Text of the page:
Most of us can utilize the life, executive, leadership, and personal transformational coaching that our new business and life coach columnist Angie McCourt offers. Here, she shares her insight on how we can embrace our true, stylish authenticity…in the office and beyond.
GIVE YOURSELF PERMISSION
In my book, Love Your Gifts: Permission to Revolutionize Authenticity in the Workplace, I target the many limitations that can impact how we show up in the workplace as our authentic selves. These constraints can impact our elevated gifts and deter us from reaching our full potential. So, let’s see how to clear out what isn’t working, so we can activate these innate gifts.
The clearing out involves reducing and eventually eliminating judgments, comparisons, competing in unhealthy ways, limiting beliefs, overcompensating, and our inner critic. This also applies to our authenticity in personal relationships, with friends, the community, on social media, our spirituality, and within our families. In fact, if we are not feeling connected to our authentic selves, it may be causing a disconnect from our joy, which can affect our interactions with others or in a desire to be fully ourselves, speak our truth, show up in our authentic skin, and showcase our gifts and talents. It can also affect our style, taste in food, art, and décor in this drive to be our authentic selves.
We are often influenced by others, including friends, colleagues, and current trends, regarding what we should wear, eat, support, and appreciate. However, these areas are a great place to be your authentic self. Today many people wear clothes based on their mood, type of activity, or how they want to show up versus being influenced by others. We see fashion trends shifting everywhere compared to 10 to 20 years ago when they were very predictable.
Instead, many people today wear clothes based on their mood, type of activity, or how they want to show up versus being influenced by others. We listen to different types of music based on how we feel or want to feel. We view jewelry as symbolic and even as wearable art showcasing it according to how we wish to present ourselves. The style each of us has is becoming more about our individuality than how others expect us to be or how others are showing up. To be authentic is not to try to be different but to be in the truth of what you enjoy, doing what best represents who you are, your values, beliefs, and desires.
There is often a fear of judgment, rejection, or disapproval based on our status, job, title, or responsibilities that hold us back from being our authentic selves. Take a moment to think about the unique qualities you have and don’t share with others and ask yourself why not? This specialness might be a talent, interest, gift, or even a parenting role.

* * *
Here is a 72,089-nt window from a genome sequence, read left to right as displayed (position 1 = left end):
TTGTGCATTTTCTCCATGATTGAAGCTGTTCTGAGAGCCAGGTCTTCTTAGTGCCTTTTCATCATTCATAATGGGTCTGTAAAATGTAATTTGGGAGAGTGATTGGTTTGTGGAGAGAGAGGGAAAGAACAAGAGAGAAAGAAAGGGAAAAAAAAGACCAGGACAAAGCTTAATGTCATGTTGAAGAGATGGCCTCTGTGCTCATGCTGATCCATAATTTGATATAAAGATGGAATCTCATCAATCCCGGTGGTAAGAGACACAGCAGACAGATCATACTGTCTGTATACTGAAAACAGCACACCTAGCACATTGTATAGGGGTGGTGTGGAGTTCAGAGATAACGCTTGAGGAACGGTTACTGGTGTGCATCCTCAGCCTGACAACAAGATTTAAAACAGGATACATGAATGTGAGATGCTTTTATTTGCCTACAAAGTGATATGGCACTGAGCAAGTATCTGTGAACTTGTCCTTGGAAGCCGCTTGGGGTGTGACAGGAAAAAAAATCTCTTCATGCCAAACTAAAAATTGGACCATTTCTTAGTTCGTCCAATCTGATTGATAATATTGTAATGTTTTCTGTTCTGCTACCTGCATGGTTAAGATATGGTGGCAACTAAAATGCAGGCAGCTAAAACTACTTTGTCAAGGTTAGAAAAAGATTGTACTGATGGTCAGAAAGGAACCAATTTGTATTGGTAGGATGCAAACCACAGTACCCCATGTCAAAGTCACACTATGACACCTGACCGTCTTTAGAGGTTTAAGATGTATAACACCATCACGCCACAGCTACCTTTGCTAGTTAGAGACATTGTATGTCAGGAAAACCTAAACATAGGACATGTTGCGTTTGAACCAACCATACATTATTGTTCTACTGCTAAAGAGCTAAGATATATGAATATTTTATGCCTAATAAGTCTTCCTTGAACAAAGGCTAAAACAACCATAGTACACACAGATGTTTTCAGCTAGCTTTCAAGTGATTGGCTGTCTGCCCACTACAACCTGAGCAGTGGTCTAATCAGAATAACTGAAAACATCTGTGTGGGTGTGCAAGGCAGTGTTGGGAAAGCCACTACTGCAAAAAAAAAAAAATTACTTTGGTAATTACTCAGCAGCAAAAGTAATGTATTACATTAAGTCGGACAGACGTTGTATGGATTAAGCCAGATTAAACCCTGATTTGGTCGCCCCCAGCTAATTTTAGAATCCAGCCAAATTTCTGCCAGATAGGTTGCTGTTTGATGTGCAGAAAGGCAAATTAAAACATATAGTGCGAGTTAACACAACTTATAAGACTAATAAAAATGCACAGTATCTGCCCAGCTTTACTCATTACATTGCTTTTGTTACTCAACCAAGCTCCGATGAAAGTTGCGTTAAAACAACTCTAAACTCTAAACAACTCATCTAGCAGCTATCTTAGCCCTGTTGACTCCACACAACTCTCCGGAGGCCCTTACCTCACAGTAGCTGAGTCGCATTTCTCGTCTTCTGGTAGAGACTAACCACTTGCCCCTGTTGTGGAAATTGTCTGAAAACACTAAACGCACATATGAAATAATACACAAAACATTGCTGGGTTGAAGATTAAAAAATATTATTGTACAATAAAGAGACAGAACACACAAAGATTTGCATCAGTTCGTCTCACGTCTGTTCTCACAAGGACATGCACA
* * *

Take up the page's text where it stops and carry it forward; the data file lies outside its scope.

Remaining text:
We struggle between sharing too much about ourselves out of fear this knowledge will be held against us somehow, which leads to unhappiness and disconnection. So, do what feels comfortable by allowing your authenticity to shine when you show up.
THE MAGIC OF THREES
Try these three exercises to allow yourself to break through the blocks that may be holding you back from bringing your authentic self into your everyday life.
- Assess your values (what are the top five values you live by today?) and fully align to them throughout all areas of your life.
- Discover two limiting beliefs restricting your authenticity (Example: You are expected to show up in a certain way, or others won’t respect you.) Challenge the truth of those beliefs. When has this happened in the past? What happens if the limiting beliefs are not accurate? Then, write your new truth statement.
- Stop comparing yourself to others. This can be easier said than done, and it takes self-awareness to catch when this is happening. Reducing time on social media can help. Be grateful for what you have, who you are, and who is in your life currently. Support others in their success, too.
Then, check in with yourself regularly to see how you connect with your authentic self and what that looks and feels like. Finally, acknowledge how your authenticity influences the impact you can make at home, work, in the community, and the world.